Infants pee fairly often, and you might not be prepared to try to catch the pees all the time. It can be discouraging to have many misses, and you need to balance your EC practice with your baby's and family's other needs. If trying to catch the pees is stressful, don't make it a priority. As your baby gets older, and the interval between pees becomes longer, you and your baby will surely have more opportunities for more success and communication. Any chance you do have to put the baby on the potty - during a diaper change or a clothing change, for example - is a learning opportunity for you and your baby. So whatever is comfortable is the right thing for you to do. Your attention to your baby's needs will translate into positive communication later on.

A way to reassess
As with any other aspect of parenting, frustrations can arise that seem to have no solution. Perhaps you have been missing more than you've been catching; perhaps the child is suddenly more reluctant to use the potty; perhaps the baby is developing new ways to communicate which don't make sense to you yet. Trying less hard can often help you get a clearer picture of what is going on. With babies under a year old you can easily switch to a different form of backup (cloth or disposable diaper) and feel comfortable being less conscious of your child's pottying needs, just for a while. You may find that new patterns are easier to see from an emotional or physical distance, and once you've had a chance to regroup and reassess you can go back to full-time EC with fewer frustrations.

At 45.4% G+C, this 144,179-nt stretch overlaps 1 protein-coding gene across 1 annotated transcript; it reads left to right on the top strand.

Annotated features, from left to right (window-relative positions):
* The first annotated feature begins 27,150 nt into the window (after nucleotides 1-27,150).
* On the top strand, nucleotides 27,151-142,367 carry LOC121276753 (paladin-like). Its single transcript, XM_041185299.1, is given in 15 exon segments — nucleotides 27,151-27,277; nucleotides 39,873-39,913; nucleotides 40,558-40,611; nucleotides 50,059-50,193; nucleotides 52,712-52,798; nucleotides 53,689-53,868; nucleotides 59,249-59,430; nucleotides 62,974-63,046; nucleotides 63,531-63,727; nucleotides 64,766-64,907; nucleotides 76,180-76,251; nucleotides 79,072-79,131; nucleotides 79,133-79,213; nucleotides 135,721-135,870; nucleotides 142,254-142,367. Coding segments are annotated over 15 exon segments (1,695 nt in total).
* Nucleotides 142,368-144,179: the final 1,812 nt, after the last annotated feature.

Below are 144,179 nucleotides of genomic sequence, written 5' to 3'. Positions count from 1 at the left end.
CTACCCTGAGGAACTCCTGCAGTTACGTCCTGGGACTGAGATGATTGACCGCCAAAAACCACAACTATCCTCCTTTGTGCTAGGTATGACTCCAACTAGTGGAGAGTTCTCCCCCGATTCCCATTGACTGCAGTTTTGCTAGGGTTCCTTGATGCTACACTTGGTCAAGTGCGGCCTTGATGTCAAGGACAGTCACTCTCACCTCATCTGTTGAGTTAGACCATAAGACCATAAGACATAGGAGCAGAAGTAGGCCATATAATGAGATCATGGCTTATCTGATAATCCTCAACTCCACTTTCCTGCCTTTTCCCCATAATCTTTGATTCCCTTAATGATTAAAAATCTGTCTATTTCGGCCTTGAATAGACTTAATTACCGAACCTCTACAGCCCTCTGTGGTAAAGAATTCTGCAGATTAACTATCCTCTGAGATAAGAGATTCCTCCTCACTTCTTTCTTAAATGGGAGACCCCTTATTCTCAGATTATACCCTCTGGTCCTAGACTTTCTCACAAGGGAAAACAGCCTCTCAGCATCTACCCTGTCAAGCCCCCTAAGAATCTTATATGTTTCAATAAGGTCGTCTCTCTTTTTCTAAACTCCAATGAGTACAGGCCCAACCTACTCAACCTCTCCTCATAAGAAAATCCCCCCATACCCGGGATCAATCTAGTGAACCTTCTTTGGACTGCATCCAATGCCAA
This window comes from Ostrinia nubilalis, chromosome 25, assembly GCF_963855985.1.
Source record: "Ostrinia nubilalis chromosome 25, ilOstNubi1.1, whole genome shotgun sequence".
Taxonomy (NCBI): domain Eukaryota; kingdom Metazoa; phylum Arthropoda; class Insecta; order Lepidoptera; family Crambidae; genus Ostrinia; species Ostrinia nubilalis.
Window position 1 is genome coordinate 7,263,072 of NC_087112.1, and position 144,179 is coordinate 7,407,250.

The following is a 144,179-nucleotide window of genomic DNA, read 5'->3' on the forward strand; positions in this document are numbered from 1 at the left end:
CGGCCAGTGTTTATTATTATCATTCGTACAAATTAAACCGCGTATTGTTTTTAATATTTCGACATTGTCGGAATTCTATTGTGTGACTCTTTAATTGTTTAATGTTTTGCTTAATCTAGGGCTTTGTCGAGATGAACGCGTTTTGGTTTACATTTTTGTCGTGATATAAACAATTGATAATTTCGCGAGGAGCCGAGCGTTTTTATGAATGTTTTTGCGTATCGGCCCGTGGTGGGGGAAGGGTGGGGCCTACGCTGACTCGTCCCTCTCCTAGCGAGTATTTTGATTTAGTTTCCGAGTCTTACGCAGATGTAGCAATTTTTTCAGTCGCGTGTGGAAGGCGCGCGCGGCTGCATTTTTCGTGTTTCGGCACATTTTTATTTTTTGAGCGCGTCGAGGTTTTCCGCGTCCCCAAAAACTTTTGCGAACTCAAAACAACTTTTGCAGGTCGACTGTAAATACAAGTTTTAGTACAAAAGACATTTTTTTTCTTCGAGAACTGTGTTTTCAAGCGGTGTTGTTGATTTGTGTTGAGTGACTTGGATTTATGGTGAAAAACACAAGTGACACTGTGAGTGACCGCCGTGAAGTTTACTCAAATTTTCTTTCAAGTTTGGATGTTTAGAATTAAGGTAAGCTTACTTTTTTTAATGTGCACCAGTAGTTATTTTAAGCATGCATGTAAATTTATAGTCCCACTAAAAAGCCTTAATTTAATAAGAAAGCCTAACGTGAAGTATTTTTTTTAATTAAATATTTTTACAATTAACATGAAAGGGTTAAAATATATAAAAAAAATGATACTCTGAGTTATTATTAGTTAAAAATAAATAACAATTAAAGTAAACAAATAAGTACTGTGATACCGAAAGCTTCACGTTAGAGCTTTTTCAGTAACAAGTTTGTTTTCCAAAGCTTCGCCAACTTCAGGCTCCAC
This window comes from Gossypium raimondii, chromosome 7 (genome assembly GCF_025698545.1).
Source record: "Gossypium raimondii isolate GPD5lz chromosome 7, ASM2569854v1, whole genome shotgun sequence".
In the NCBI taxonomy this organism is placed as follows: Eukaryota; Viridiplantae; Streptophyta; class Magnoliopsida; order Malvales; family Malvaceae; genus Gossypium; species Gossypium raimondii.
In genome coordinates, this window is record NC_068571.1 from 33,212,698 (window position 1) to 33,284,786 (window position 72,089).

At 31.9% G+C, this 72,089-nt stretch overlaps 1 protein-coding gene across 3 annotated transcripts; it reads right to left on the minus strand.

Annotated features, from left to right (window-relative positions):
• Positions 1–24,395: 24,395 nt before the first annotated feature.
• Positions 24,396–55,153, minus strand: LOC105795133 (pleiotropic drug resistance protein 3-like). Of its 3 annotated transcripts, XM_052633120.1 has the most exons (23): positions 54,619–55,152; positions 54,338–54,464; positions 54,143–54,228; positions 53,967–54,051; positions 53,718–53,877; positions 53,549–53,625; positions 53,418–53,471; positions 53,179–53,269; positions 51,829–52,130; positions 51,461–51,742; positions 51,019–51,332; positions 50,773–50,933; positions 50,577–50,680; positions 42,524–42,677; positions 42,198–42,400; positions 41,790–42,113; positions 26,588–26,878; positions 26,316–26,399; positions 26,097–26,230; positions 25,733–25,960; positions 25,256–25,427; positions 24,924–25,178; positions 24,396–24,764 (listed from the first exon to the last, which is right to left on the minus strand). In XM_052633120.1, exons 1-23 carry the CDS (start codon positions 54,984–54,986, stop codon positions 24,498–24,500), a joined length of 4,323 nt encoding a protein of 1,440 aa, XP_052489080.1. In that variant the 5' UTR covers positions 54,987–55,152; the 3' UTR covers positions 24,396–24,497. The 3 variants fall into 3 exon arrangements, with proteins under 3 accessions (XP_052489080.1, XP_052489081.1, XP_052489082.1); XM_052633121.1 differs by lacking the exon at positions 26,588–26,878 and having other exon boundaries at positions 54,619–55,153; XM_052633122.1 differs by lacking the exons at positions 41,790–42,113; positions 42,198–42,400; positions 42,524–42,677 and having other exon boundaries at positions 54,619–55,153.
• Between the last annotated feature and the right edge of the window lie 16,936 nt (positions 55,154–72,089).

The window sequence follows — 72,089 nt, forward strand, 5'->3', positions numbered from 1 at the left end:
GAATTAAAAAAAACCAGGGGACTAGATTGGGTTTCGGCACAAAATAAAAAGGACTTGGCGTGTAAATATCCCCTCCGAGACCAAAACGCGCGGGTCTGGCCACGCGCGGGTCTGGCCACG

A way to transition to full-time EC